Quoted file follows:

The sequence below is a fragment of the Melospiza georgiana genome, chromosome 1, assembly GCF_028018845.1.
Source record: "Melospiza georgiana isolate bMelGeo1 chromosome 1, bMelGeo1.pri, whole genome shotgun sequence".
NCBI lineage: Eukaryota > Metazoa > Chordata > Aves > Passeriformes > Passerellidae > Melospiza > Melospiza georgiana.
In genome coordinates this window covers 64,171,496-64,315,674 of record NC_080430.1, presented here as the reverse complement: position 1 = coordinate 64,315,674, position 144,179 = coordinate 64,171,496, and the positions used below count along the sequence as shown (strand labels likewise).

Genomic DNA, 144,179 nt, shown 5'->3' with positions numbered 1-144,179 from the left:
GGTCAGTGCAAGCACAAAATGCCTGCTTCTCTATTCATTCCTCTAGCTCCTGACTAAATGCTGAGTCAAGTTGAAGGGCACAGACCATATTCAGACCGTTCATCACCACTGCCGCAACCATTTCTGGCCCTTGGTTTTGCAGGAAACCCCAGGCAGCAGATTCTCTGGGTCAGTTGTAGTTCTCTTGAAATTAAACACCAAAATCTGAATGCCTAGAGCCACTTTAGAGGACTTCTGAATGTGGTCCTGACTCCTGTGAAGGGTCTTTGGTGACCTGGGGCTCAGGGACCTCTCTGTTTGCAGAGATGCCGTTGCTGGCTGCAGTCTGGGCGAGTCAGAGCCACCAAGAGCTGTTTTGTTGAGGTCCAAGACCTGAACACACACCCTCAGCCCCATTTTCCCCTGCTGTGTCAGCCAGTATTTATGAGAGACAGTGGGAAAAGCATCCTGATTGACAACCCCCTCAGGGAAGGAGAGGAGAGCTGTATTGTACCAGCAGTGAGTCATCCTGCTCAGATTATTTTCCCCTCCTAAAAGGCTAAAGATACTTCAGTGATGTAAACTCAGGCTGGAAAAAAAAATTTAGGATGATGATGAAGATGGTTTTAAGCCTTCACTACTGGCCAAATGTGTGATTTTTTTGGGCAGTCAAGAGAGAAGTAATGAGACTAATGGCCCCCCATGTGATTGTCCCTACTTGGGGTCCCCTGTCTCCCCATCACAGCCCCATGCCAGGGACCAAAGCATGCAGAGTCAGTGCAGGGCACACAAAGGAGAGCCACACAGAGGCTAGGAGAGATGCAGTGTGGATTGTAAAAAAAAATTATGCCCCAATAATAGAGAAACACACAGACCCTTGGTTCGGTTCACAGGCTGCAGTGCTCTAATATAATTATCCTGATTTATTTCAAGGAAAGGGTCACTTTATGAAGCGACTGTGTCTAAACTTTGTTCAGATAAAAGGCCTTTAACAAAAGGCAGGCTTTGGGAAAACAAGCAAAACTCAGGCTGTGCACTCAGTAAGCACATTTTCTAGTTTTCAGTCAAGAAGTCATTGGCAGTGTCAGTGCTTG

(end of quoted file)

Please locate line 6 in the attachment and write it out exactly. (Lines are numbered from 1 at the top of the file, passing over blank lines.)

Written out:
GGTCAGTGCAAGCACAAAATGCCTGCTTCTCTATTCATTCCTCTAGCTCCTGACTAAATGCTGAGTCAAGTTGAAGGGCACAGACCATATTCAGACCGTTCATCACCACTGCCGCAACCATTTCTGGCCCTTGGTTTTGCAGGAAACCCCAGGCAGCAGATTCTCTGGGTCAGTTGTAGTTCTCTTGAAATTAAACACCAAAATCTGAATGCCTAGAGCCACTTTAGAGGACTTCTGAATGTGGTCCTGACTCCTGTGAAGGGTCTTTGGTGACCTGGGGCTCAGGGACCTCTCTGTTTGCAGAGATGCCGTTGCTGGCTGCAGTCTGGGCGAGTCAGAGCCACCAAGAGCTGTTTTGTTGAGGTCCAAGACCTGAACACACACCCTCAGCCCCATTTTCCCCTGCTGTGTCAGCCAGTATTTATGAGAGACAGTGGGAAAAGCATCCTGATTGACAACCCCCTCAGGGAAGGAGAGGAGAGCTGTATTGTACCAGCAGTGAGTCATCCTGCTCAGATTATTTTCCCCTCCTAAAAGGCTAAAGATACTTCAGTGATGTAAACTCAGGCTGGAAAAAAAAATTTAGGATGATGATGAAGATGGTTTTAAGCCTTCACTACTGGCCAAATGTGTGATTTTTTTGGGCAGTCAAGAGAGAAGTAATGAGACTAATGGCCCCCCATGTGATTGTCCCTACTTGGGGTCCCCTGTCTCCCCATCACAGCCCCATGCCAGGGACCAAAGCATGCAGAGTCAGTGCAGGGCACACAAAGGAGAGCCACACAGAGGCTAGGAGAGATGCAGTGTGGATTGTAAAAAAAAATTATGCCCCAATAATAGAGAAACACACAGACCCTTGGTTCGGTTCACAGGCTGCAGTGCTCTAATATAATTATCCTGATTTATTTCAAGGAAAGGGTCACTTTATGAAGCGACTGTGTCTAAACTTTGTTCAGATAAAAGGCCTTTAACAAAAGGCAGGCTTTGGGAAAACAAGCAAAACTCAGGCTGTGCACTCAGTAAGCACATTTTCTAGTTTTCAGTCAAGAAGTCATTGGCAGTGTCAGTGCTTG